Yes, a school's culture evokes emotions and feelings in people within and outside of the organization and it is my belief that the principal has the biggest impact on a school's culture. The principal doesn't necessarily single-handily create the school's culture but that one person has the greatest impact on the way a school's culture feels. Yes, the actions of many make up the culture of a school (students, staff and families) but the tone and leadership style of one (the principal) will dramatically impact (positively or negatively) the trajectory of the school's culture. A horrible manager will perpetuate a negative culture. A confident, informed and compassionate instructional leader will perpetuate a positive culture. Either way, the principal directly impacts the culture of a school.

So Now What?

Regardless of how you define culture or whether or not you agree with my belief that the building principal has the greatest impact on culture, the fact remains that a school's culture is something we must be aware of and must attend to for the sake of our entire community. We must know how people feel and what they think when they are in our schools. We must know how our kids feel. We must know how our teachers feel. We must know how our families feel. We must know how members of the community feel because those feelings and emotions will tell us a LOT about our school's culture.  

That was my starting point recently during our F.E.O. (Faculty Enhancement Opportunity) at Cantiague. I thought I had a pretty good handle on our school's culture but then it occurred to me that we had never discussed it as a team - how do the rest of the adults in our building define the culture of our school? So, I posed the question to our staff and asked them to work in groups of 2 to 4 to define our school's culture in 3 words or less. They were then asked to work collaboratively in a Google Slides presentation to share their words and this was intentional because a group of 4th graders taught our staff how to use Google Slides at an F.E.O. earlier in the month and I wanted to reinforce the resource.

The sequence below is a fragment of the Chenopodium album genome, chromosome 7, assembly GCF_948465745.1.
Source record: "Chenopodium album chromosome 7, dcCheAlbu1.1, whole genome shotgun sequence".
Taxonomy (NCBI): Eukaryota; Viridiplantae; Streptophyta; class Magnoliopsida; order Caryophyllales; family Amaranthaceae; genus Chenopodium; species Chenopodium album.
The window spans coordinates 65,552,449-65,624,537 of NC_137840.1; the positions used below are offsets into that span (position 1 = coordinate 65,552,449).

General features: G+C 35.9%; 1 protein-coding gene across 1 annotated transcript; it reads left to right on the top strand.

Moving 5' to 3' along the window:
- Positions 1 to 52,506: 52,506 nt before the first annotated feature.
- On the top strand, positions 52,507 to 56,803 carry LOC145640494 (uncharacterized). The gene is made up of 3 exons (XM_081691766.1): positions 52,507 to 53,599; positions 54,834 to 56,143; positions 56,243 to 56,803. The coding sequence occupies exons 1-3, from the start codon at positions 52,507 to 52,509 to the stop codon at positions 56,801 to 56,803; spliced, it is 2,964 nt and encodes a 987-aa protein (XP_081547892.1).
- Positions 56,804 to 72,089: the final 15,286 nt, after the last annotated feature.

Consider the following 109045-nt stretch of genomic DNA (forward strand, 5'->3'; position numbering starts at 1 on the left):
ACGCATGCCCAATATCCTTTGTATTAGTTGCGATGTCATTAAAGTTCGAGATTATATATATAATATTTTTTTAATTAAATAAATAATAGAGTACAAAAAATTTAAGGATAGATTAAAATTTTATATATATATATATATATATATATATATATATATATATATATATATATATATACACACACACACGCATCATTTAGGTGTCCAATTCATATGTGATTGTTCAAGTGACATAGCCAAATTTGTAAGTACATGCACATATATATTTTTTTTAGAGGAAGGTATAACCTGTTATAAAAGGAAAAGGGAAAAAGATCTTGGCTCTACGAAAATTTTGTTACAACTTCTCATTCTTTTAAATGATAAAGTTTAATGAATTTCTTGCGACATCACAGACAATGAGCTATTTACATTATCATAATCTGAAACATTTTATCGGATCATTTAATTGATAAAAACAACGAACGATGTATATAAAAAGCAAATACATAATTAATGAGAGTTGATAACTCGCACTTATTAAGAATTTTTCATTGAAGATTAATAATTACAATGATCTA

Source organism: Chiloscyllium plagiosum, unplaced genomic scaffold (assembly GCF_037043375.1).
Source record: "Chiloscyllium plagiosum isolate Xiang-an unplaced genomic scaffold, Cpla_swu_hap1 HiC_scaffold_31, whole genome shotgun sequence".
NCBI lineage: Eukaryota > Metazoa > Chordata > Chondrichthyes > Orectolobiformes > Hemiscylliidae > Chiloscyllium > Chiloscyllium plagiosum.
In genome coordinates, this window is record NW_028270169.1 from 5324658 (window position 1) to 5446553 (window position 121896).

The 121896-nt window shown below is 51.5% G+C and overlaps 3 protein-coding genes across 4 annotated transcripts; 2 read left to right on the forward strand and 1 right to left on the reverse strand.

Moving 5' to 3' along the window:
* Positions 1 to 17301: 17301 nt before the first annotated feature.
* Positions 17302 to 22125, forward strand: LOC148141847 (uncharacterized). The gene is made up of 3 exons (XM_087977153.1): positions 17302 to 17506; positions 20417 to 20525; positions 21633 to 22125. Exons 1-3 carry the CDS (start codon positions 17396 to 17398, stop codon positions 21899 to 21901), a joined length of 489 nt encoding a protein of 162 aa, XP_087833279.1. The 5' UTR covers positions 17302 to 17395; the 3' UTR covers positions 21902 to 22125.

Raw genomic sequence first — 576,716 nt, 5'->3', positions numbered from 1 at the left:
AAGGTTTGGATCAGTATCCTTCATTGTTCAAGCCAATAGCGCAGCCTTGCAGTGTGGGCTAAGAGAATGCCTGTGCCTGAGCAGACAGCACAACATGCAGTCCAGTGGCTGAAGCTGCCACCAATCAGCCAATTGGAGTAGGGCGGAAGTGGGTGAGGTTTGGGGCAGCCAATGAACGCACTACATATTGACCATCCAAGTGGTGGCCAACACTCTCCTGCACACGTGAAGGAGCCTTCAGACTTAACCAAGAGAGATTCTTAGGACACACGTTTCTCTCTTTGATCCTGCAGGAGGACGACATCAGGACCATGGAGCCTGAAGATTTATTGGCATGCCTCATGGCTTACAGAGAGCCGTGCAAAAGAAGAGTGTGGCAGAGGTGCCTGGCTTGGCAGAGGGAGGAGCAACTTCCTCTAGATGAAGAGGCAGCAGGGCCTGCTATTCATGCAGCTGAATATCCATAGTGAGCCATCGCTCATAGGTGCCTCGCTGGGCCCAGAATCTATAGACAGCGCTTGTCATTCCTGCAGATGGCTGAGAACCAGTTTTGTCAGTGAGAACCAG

This is what our #Cantiague staff came up with...  

So, now I challenge each of you to go back to your schools and ask the question... What is Our Culture? 


  1. Tony,

    Thanks for always modeling reflective, action-oriented leadership. There are so many layers to the quality of what you've shared here - inviting honest dialogue and feedback, empowering our students, and showcasing teacher voice (to name a few).

    Thanks for consistently leading the way!

    ~ Dennis

  2. Hey Pal,

    You bring up all kinds of interesting points here. My favorite is the notion that we need to openly talk about our culture. Asking people from every stakeholder group -- teachers, parents, community members, students -- how they feel when they come in the building is so incredibly important.

    Framing it as "What makes our school OUR school? What is it that defines us? How would people know that they were at ____________ instead of any other elementary/middle/high school in town?" is a great starting point for the conversation.

    Here's what's interesting, though: I've taught for 23 years in five different schools and that conversation has never happened.

    So my question to you is why do school leaders -- who know a TON about school culture and the impacts that culture can have on a school community -- skip that conversation?

    Is it because they don't think there's time for the conversation? Or because they don't think the culture can be changed? Or because they don't want to know the answers to the questions?

    Anyway -- thanks for making me think tonight! Hope you are well and that your holidays are full of nothing but joy and happiness.

    Rock on,

  3. Tony,
    Thank you for sharing and making me think. I certainly think I know our school's culture and many of the descriptors from the slide show would be the same. However, we don't take the time to talk about our culture as a staff and that conversation needs to happen. I also love the idea of Faculty Enhancement Opportunity...I may have to borrow that:)